Tri-Aktiline Instant Deep Wrinkle Filler ads ruled misleading

This isn't breaking news (as the original article appeared on 6 Jan in The Telegraph) but it goes to show that cosmetics companies really do need to start doing medical-grade clinical testing for claims they make on beauty products. Point in case? Estee Lauder Tri-Aktiline Instant Deep Wrinkle Filler (which, if read literally (which is what we should probably start doing as consumers) reads like an advert for spackle) was told by the Advertising Standards Authority that its ads claiming "83 per cent reported improvement in the appearance of lines" and you could "start to see your wrinkles disappear instantly" were misleading.

The clinic test carried out by the brand was an open, non-randomised trial on 25 women, was not blind, and did not include a control group, according to the ASA in Telegraph article Estee Lauder wrinkle treatment advert banned over misleading claims.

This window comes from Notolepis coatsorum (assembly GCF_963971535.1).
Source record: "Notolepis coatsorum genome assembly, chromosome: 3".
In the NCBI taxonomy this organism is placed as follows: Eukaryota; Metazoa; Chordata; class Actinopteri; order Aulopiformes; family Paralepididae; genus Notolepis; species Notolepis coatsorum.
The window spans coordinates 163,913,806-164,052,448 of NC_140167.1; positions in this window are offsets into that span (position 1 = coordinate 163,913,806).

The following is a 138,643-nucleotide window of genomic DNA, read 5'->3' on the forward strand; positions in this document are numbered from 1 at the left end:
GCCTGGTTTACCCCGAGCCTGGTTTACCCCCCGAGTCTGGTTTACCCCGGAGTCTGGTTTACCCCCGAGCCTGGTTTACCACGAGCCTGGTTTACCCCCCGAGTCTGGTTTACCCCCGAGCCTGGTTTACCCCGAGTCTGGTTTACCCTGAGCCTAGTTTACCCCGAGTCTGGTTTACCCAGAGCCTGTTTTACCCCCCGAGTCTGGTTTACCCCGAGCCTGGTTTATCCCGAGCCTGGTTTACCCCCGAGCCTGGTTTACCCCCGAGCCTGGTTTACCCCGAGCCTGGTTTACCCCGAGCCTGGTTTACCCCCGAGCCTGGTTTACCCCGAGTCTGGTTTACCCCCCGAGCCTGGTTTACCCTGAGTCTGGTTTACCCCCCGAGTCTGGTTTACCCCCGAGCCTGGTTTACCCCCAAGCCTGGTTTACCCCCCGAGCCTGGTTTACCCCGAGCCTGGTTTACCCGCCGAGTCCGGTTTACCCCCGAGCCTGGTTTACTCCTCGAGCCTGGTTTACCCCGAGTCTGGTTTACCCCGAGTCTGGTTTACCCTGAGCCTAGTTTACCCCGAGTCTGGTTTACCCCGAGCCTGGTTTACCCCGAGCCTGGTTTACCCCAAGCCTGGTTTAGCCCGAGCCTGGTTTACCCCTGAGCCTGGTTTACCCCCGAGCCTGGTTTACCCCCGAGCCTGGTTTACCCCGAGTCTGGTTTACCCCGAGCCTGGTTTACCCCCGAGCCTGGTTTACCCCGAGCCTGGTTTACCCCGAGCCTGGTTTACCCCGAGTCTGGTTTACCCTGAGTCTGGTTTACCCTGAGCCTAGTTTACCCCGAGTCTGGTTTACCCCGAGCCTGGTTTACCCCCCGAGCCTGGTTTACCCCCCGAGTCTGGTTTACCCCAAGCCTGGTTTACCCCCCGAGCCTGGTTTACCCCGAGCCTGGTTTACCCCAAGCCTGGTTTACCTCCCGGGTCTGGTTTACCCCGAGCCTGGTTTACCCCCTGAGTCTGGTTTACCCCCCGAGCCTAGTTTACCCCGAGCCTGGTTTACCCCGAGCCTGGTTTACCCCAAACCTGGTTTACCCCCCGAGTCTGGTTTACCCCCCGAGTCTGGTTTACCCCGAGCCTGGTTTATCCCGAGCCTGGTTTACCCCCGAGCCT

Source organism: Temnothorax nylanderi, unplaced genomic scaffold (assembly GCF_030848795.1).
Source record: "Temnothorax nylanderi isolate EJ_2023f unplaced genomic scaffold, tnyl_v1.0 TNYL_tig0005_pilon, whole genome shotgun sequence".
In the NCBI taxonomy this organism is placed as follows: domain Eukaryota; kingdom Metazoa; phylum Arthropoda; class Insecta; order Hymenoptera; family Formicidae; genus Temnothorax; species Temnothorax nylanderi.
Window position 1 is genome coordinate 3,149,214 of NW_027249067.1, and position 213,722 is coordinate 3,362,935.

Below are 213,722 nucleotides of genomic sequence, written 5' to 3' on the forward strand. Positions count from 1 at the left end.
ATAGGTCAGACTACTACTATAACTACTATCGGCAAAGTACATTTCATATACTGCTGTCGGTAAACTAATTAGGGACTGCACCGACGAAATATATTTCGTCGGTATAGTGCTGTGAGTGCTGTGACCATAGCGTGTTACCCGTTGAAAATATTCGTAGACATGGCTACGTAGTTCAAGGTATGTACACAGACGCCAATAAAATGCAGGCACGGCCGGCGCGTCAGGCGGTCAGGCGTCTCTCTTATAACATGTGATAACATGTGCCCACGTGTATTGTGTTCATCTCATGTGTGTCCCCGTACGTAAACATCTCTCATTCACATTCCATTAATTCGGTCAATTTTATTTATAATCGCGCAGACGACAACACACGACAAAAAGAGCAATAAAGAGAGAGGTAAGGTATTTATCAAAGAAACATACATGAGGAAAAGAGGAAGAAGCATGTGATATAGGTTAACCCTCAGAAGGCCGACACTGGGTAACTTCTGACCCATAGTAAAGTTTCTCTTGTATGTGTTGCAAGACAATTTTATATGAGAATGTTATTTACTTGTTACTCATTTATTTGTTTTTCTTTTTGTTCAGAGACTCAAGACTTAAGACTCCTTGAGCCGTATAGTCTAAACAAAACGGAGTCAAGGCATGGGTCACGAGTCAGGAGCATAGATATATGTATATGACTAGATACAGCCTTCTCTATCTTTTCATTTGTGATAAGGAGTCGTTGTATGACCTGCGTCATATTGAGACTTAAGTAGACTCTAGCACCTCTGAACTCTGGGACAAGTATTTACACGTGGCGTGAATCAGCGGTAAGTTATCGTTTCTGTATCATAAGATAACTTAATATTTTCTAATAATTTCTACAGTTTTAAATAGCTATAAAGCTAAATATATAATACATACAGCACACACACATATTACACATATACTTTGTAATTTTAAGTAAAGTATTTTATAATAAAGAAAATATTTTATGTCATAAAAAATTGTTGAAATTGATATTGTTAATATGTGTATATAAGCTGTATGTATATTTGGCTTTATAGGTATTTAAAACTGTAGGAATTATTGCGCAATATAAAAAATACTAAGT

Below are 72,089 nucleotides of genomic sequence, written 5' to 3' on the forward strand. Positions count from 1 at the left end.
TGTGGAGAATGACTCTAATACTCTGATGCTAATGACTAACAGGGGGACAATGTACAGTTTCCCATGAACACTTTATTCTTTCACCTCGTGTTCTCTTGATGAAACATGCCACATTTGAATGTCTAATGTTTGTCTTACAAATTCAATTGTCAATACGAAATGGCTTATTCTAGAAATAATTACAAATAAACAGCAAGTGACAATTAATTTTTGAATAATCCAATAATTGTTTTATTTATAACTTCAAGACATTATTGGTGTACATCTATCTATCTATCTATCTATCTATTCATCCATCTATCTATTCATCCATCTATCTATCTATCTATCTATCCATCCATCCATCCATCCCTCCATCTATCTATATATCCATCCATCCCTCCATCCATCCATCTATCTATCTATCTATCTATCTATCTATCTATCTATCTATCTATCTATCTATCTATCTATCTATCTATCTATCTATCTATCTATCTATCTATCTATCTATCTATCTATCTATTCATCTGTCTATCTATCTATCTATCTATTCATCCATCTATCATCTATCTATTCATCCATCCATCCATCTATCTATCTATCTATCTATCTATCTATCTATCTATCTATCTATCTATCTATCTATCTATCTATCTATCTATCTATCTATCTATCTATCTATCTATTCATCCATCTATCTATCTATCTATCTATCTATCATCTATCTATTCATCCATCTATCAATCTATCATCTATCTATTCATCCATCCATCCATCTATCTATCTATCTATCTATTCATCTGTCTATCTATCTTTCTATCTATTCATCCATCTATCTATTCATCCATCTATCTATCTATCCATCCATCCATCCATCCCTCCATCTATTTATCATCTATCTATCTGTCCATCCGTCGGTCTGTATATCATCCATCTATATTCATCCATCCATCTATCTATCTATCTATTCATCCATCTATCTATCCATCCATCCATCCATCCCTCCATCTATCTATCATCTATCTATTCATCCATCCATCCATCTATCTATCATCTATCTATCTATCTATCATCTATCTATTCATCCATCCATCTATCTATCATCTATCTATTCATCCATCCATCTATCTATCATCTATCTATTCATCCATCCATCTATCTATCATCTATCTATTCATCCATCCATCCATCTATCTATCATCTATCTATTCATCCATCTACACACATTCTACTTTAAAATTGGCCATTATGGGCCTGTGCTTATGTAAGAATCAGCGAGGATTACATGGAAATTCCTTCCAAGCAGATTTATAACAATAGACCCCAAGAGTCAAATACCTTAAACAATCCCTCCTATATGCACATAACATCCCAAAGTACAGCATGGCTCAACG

Two things could stand to happen here: first, women (and increasingly men), NOTHING WILL STOP AGEING... at least not yet, unless you want to be cryogenically frozen. So stop looking for a magic bullet. Almost all creams and plumpers and fillers and serums will do exactly what they say on the tin immediately after they're applied. Most attract water to the skin and plump out the appearance, etc... but do so temporarily. This product is no different as it is essentially a spackle to fill the cracks on the face.

However, that said, beauty companies need to stop making claims that play to female insecurities about perpetual youth (or lack thereof), ideals of beauty and what, exactly, a cream can achieve. Probably not going to happen but at least an ad that says 'We did a test on 25 women and most of them said they liked their skin better after using Tri-Aktiline' would be a touch more honest than saying 'after a month 83 per cent of users reported improvement in the appearance of lines'.

All in all, an interesting read and it raises perennial issues about advertising, truthfulness and the suspension of disbelief in the name of beauty products and their promises... almost.